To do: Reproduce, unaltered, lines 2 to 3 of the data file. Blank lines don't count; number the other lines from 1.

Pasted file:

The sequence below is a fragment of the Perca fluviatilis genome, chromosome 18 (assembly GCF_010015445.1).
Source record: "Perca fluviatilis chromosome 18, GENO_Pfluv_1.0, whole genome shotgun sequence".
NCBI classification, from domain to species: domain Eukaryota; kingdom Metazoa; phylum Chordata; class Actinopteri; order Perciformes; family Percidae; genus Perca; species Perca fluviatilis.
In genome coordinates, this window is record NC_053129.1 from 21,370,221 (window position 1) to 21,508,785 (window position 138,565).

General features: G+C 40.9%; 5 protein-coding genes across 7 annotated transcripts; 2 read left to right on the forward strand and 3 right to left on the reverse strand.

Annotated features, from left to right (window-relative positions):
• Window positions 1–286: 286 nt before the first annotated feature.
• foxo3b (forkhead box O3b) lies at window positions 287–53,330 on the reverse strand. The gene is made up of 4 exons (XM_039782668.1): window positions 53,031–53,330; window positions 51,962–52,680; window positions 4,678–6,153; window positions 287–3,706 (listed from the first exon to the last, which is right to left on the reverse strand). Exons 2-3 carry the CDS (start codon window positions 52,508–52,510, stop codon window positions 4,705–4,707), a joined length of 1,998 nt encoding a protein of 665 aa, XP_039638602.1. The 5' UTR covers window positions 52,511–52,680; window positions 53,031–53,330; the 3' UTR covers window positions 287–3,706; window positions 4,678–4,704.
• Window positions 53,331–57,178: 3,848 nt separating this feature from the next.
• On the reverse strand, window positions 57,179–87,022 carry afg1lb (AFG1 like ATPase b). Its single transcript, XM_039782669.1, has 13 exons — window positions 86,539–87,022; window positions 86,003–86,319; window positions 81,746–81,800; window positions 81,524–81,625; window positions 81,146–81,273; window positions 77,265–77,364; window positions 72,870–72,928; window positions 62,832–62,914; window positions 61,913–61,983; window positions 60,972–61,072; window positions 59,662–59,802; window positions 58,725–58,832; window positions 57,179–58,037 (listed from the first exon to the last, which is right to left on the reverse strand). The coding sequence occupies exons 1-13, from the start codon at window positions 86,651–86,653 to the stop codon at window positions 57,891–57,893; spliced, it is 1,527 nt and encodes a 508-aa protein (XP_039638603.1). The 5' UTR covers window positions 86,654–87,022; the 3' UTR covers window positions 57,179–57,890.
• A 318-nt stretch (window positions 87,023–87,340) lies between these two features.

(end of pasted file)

Source record: "Perca fluviatilis chromosome 18, GENO_Pfluv_1.0, whole genome shotgun sequence".
NCBI classification, from domain to species: domain Eukaryota; kingdom Metazoa; phylum Chordata; class Actinopteri; order Perciformes; family Percidae; genus Perca; species Perca fluviatilis.